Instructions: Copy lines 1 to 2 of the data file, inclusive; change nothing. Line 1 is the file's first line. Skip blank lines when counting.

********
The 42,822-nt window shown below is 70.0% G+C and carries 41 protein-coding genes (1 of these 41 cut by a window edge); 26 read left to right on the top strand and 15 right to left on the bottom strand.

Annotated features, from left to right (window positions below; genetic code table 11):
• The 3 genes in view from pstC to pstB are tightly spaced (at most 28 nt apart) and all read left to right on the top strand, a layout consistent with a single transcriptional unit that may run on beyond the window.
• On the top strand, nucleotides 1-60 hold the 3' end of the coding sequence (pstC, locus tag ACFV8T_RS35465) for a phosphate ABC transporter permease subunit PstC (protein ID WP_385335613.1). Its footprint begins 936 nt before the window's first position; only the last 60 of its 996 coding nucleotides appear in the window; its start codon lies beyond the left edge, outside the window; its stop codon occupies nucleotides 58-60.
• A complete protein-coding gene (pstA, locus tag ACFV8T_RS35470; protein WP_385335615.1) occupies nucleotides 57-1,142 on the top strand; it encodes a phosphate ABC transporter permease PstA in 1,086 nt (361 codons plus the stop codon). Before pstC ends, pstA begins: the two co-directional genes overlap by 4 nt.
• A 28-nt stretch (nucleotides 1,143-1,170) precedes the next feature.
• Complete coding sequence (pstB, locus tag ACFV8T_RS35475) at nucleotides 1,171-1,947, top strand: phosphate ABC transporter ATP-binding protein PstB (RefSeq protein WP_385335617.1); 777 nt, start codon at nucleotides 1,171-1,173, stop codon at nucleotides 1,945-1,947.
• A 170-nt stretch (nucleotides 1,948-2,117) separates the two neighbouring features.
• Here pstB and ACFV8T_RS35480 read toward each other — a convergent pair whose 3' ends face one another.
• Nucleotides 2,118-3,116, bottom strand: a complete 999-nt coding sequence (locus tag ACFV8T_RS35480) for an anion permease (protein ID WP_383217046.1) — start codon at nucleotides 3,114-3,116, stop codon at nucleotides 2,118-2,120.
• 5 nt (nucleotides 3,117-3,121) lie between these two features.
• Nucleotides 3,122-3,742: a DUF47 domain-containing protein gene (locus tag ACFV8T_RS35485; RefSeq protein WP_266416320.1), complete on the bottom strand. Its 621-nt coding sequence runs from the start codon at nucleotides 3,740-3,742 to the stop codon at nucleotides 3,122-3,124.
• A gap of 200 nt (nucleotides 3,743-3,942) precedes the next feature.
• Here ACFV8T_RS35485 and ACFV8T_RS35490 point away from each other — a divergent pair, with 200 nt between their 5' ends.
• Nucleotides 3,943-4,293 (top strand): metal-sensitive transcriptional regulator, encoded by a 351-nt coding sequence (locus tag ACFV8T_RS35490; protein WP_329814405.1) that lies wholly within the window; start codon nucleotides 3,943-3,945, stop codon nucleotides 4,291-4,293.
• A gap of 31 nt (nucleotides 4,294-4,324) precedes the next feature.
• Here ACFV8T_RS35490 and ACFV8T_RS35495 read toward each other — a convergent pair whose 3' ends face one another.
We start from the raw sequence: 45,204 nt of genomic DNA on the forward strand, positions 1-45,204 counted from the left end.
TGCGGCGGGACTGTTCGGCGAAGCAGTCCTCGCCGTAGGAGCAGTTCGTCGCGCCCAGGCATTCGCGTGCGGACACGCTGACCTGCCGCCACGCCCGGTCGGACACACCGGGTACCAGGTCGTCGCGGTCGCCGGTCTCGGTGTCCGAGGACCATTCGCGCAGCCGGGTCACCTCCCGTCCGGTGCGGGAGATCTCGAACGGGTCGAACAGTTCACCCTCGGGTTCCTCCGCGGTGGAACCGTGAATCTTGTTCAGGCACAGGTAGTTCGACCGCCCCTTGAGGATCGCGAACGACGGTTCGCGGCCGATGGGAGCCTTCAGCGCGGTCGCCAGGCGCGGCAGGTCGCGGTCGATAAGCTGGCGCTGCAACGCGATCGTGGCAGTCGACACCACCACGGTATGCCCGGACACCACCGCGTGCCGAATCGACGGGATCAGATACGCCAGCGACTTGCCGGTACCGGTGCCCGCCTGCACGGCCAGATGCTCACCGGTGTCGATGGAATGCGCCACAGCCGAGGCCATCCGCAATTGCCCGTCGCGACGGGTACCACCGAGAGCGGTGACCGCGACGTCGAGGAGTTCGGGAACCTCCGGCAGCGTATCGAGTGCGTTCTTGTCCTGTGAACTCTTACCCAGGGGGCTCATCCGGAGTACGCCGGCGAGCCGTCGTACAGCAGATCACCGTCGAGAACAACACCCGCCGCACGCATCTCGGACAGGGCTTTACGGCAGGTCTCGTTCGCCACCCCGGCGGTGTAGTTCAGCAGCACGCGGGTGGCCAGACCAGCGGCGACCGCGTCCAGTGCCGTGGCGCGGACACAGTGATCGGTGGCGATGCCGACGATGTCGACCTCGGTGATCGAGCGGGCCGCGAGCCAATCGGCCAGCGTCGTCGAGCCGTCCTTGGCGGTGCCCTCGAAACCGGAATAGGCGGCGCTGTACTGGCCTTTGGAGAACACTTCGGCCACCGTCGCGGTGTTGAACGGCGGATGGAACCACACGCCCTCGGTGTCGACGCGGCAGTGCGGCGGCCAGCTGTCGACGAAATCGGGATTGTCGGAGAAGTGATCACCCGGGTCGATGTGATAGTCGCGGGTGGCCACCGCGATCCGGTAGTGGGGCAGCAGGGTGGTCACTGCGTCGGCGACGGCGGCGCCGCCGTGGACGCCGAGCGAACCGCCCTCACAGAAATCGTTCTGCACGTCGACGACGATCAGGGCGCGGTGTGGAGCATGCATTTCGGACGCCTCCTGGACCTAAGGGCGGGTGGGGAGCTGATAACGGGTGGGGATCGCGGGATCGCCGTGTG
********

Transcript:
The 42,822-nt window shown below is 70.0% G+C and carries 41 protein-coding genes (1 of these 41 cut by a window edge); 26 read left to right on the top strand and 15 right to left on the bottom strand.

Annotated features, from left to right (window positions below; genetic code table 11):